In-depth The Shale Revolution and Japan’s Energy Policy
Japanese Energy Strategy in the Shale-Gas Era

Shibata Akio [Profile]

[2013.01.10] Read in: 日本語 | 简体字 | 繁體字 | FRANÇAIS | ESPAÑOL |

With imports of natural gas booming following the shutdown of nuclear reactors nationwide, Shibata Akio calls for a national energy strategy geared to new domestic and global realities—including a global energy market transformed by the shale revolution.

The shale revolution is redrawing the world energy map, and the Japanese government would do well to pay attention. Our officials have pledged to wean the nation from nuclear power and expand renewable energy. But they have had little to say about how Japan will secure the stable supplies of fossil fuels—oil, liquefied natural gas, coal, and so forth—it needs to reach those goals, and their current plans for energy procurement betray a lack of strategic thinking. Japan needs to rethink its energy policy in light of today’s new energy realities.

Gauging the Impact of the Shale Revolution

The shale revolution refers to recent advances in the extraction of natural gas and oil trapped in deposits of shale—a fine-grained sedimentary rock that splits easily along thin, parallel layers—deep beneath the surface of the earth. The idea of tapping the gas and oil potential of shale emerged earlier, during the oil crisis of the 1970s, but experts at that time concluded that development would be economically unfeasible as long as the price of crude oil stayed lower than $200 a barrel.

In the early years of this century, however, a handful of second-tier US oil and gas companies, including Chesapeake Energy and Anadarko, developed more economical techniques for tapping this resource. Once commercial shale-gas operations began in earnest in 2006, production costs fell rapidly. As a result, US natural gas prices have plunged from more than $12 per million BTUs (British thermal units) to between $2 and $3 in 2012. In terms of energy output, this is the equivalent of crude oil at a little over $10 a barrel.

The great appeal of shale gas lies in its abundance. According to estimates by the US Energy Information Administration, the United States alone has enough technically recoverable reserves of shale gas to meet 60 years worth of global gas demand. Meanwhile, energy experts see potential for shale-gas development in 32 other countries, including Australia, China, Mexico, South Africa, and Poland. Altogether, they estimate global reserves of so-called unconventional natural gas (gas requiring special extraction methods for recovery)—including “tight sand gas” in impermeable sandstone deposits and coalbed methane—at around 230 trillion cubic meters, which is substantially greater than those of conventional natural gas (181 trillion).

Market Implications

The shale revolution promises to redraw the global energy map in three basic ways.

First, it heralds America’s comeback as a top producer of fossil fuels and a diminishing role for the Middle East and Russia. Data provided in the International Energy Agency’s World Energy Outlook 2012, released in November 2011, underscores these trends. The report predicts that the United States will surpass Russia in crude-oil production by 2015 at 10 million barrels of oil per day (as compared with 6.8 million barrels in 2008), and will overtake Saudi Arabia as the world’s top oil producer by 2017, thanks mainly to shale oil. In 2012, US oil production is projected to reach 8.9 million barrels per day. As domestic production increases, dependence on oil imports will drop. In fact, the report predicts that by 2035, the United States will be all but self-sufficient in oil, and North America as a whole will become a net oil exporter.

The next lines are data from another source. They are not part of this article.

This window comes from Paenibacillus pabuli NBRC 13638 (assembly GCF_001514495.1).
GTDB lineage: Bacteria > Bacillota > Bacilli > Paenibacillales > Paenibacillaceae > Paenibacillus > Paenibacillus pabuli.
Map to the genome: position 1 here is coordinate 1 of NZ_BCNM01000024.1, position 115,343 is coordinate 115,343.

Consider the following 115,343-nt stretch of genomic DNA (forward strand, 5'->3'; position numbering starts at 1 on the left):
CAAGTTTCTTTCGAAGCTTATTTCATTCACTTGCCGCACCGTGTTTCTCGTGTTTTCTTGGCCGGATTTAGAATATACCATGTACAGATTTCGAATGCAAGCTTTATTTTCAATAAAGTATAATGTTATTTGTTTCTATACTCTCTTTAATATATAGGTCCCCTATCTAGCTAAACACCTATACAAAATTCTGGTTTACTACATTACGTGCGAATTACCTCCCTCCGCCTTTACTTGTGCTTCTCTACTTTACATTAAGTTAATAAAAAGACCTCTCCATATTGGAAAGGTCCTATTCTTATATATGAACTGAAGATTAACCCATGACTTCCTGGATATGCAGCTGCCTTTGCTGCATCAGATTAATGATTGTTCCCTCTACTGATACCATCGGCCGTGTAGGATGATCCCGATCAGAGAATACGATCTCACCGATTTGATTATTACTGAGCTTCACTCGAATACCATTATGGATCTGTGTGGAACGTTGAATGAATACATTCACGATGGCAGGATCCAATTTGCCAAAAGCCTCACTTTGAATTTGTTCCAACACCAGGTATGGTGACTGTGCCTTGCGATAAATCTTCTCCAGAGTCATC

The shale revolution, meanwhile, is on track to make the United States a net exporter of natural gas by 2020. As recently as 2004, energy experts in the United States were worrying about how to meet increasing domestic demand for natural gas and predicting that the United States would have to import 390 million tons of liquefied natural gas by 2030—roughly twice the amount then being imported worldwide. Projects were under way in Australia, Qatar, and Russia to produce LNG for the US market, and construction had begun on new LNG receiving terminals along the Gulf of Mexico. Now the forecast has changed almost overnight, from a deficit requiring 390 million tons of LNG imports to a likely surplus. (Where can all that LNG intended for the United States go now? To Japan, which has dramatically increased imports to compensate for the loss of nuclear power in the wake of 2011 Fukushima nuclear accident.)

The second way the shale revolution promises to transform the global energy market is by holding down the price of fossil fuels overall.

Some have gone so far as to predict that crude oil will drop to $50 a barrel by the end of 2012, but this ignores some basic cost realities. After all, it was high oil prices that made the shale revolution possible to start with. Extraction of shale gas and oil involves a combination of innovative technologies, including horizontal drilling (drilling parallel to the shale layer from a vertical wellbore), hydraulic fracturing (the use of pressurized liquid to fracture rock and release trapped gas), placement of proppants (to hold fractures open), and microseismic monitoring (to accurately gauge the extent of a fracture). These processes drive up production costs to the point where it makes little economic sense unless crude oil costs at least $70–$80 a barrel. If crude oil prices were to collapse, the shale revolution would grind to a halt.

On the other hand, with global energy demand exploding, US production of shale gas and oil is functioning to meet those increases and maintain an equilibrium with international oil prices at current levels. This is why crude-oil prices are likely to remain at around $80 per barrel despite rising shale-gas production.